DAILY

Before moving on though, to questions of a work ethic and care labor and the work of being in pain every day, I feel the need to further clarify this notion of boredom, though that itself may seem redundant and boring. But it’s because I’m not quite getting it. Yes, being in pain every day is boring and this boredom involves anger and work and time management and attention and it becomes such an embedded part of daily life that it seems not just like a job but like deep boredom: an unending almost non-boring daily-ness that takes work to maintain. But it’s exactly this work that I’ve neglected. Because there is, on the one hand, the very manual labor of being in pain and the affective work necessary to do this pain/work more easily around others, and then, less manually, less physically, there is the work of boredom, the mental and affective work needed to negotiate the constant daily resource drain (on attention, energy) that being in pain every day becomes. This work of boredom is pure, banal, management, a kind of anti-mindfulness wherein part of the process is always about ignoring something, ignoring physical pain or anger or those decoupage boxes that seem like the only alternative. Or, perhaps, it’s a death deadline specific kind of mindfulness. Or, it is nothing more than logistics management at its most domestic level, because it is entirely a working life spent “simplifying or accelerating functions of unreasonable banality.” (de Botton 44).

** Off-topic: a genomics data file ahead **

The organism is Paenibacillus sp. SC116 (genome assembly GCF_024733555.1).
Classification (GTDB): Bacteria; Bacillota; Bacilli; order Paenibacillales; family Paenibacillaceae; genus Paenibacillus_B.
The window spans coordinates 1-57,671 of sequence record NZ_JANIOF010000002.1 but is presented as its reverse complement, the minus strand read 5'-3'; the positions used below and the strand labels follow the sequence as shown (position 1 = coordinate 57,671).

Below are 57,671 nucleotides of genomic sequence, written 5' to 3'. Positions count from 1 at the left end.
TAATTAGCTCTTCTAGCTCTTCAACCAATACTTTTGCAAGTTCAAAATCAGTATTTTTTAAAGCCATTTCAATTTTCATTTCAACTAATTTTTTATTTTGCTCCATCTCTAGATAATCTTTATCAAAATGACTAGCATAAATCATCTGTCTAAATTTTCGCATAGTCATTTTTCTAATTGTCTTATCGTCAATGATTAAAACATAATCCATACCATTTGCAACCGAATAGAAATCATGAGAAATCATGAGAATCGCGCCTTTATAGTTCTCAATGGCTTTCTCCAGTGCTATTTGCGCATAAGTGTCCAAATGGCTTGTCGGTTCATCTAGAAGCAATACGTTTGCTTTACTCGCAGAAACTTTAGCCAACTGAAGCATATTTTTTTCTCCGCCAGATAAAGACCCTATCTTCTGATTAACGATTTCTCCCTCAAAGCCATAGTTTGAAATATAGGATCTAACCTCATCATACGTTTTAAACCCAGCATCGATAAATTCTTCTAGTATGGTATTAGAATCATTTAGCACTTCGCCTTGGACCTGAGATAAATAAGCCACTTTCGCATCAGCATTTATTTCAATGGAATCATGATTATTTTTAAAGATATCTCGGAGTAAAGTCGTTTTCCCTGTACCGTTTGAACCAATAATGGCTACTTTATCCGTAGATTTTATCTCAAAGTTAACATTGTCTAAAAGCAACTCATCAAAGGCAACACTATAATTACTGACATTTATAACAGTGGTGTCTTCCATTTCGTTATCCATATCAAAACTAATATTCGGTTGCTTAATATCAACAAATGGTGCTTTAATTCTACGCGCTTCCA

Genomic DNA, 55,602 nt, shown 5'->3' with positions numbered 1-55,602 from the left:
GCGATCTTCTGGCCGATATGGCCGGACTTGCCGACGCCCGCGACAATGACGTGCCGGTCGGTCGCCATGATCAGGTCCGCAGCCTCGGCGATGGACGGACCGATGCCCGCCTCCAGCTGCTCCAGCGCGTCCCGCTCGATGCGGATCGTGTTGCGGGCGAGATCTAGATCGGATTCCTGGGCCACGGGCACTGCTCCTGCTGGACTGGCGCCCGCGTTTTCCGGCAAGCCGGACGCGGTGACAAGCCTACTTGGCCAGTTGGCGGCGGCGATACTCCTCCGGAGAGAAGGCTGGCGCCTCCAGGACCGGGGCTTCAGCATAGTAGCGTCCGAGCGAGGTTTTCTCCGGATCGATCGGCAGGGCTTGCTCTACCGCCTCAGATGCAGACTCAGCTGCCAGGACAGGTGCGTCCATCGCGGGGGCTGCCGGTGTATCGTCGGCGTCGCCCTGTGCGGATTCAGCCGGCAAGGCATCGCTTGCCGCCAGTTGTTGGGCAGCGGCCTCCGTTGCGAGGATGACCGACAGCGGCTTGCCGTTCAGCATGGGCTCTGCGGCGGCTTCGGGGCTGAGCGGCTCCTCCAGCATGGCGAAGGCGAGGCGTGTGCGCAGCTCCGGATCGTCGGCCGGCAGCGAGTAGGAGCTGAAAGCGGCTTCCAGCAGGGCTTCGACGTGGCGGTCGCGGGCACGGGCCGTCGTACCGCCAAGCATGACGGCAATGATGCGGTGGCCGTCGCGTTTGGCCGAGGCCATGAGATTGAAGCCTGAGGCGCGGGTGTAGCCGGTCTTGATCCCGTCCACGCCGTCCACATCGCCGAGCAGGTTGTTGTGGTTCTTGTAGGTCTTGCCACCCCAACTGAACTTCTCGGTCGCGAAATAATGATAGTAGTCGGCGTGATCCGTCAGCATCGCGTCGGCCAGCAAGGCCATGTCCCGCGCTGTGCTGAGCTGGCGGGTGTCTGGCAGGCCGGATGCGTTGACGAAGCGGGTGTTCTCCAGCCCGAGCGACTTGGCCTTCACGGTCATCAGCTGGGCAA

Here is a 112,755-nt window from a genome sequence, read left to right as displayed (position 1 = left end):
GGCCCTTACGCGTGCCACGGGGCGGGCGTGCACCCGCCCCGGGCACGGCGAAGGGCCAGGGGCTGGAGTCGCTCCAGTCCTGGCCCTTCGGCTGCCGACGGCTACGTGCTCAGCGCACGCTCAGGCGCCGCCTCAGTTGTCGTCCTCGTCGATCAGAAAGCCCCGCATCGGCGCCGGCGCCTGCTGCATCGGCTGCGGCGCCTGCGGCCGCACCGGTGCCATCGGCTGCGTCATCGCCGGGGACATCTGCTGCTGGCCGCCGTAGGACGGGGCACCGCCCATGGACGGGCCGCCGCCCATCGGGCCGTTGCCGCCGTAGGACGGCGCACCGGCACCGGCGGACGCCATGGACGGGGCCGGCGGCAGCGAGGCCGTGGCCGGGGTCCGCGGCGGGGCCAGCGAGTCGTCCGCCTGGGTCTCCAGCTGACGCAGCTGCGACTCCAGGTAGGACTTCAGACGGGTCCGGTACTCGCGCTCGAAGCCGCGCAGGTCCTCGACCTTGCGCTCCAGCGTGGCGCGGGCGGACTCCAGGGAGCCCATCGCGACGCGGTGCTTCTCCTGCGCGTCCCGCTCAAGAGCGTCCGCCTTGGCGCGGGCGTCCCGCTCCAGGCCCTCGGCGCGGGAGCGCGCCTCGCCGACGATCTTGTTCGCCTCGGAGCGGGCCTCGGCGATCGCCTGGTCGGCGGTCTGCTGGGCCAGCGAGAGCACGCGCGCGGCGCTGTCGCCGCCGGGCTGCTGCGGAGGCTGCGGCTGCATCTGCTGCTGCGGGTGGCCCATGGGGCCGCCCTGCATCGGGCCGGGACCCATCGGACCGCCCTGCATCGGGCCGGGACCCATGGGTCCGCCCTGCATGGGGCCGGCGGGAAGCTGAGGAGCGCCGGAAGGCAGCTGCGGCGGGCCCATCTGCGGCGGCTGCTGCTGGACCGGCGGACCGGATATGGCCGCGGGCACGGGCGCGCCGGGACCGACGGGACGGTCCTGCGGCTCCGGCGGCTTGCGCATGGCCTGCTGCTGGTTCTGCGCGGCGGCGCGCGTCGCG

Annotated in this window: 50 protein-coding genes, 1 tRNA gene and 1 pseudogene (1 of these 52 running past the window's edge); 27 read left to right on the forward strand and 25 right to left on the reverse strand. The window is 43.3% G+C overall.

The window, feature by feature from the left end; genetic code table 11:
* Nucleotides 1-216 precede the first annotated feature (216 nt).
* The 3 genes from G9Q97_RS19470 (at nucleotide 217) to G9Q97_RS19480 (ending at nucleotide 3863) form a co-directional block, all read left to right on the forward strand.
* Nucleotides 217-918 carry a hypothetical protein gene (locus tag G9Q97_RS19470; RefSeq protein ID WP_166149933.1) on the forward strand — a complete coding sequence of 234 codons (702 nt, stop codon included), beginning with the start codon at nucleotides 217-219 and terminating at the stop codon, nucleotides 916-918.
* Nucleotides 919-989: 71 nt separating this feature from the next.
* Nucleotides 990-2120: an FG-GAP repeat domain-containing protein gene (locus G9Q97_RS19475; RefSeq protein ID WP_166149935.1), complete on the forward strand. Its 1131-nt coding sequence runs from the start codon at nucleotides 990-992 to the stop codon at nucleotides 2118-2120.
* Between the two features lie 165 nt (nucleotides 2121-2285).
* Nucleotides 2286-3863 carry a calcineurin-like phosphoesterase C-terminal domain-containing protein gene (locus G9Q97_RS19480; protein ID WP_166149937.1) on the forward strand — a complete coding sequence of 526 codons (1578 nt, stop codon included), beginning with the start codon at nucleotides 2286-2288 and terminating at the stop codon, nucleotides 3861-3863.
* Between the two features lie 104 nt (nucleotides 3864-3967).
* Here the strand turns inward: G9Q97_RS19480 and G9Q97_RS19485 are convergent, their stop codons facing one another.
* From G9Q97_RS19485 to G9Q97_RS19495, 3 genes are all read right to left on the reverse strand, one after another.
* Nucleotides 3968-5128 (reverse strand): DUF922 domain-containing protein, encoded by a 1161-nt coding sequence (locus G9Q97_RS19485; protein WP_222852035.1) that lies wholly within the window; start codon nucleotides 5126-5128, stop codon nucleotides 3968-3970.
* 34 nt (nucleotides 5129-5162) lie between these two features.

LIFE’S WORK

Life’s working means (having to) work to make life.

DAILY SURVIVOR

Being a daily survivor is work. In addition to all the aforementioned qualities and conditions of this work, it is, absolutely, a work of narrative. It is work in the form of saying “being a daily survivor is work.” It is work in the form of saying “I am an invalid.”

LIFE’S WORK

Finding one’s life work, coupled with or driven by or dependent on one’s work ethic, is also a key part of the American dream process. Even when one doesn’t or is unable to choose one’s life work and is instead, simply, (simply?) made to have one?

DAILY SURVIVOR

Being a daily survivor is a form of life’s work because it is sometimes the only way to make life (work).

SURVIVOR

But, on the other hand, a very big part of the anger inherent in the boredom of being in pain every day is anger at the commodification of this kind of pain and the way that commodification results in the products of heroic survivor narratives.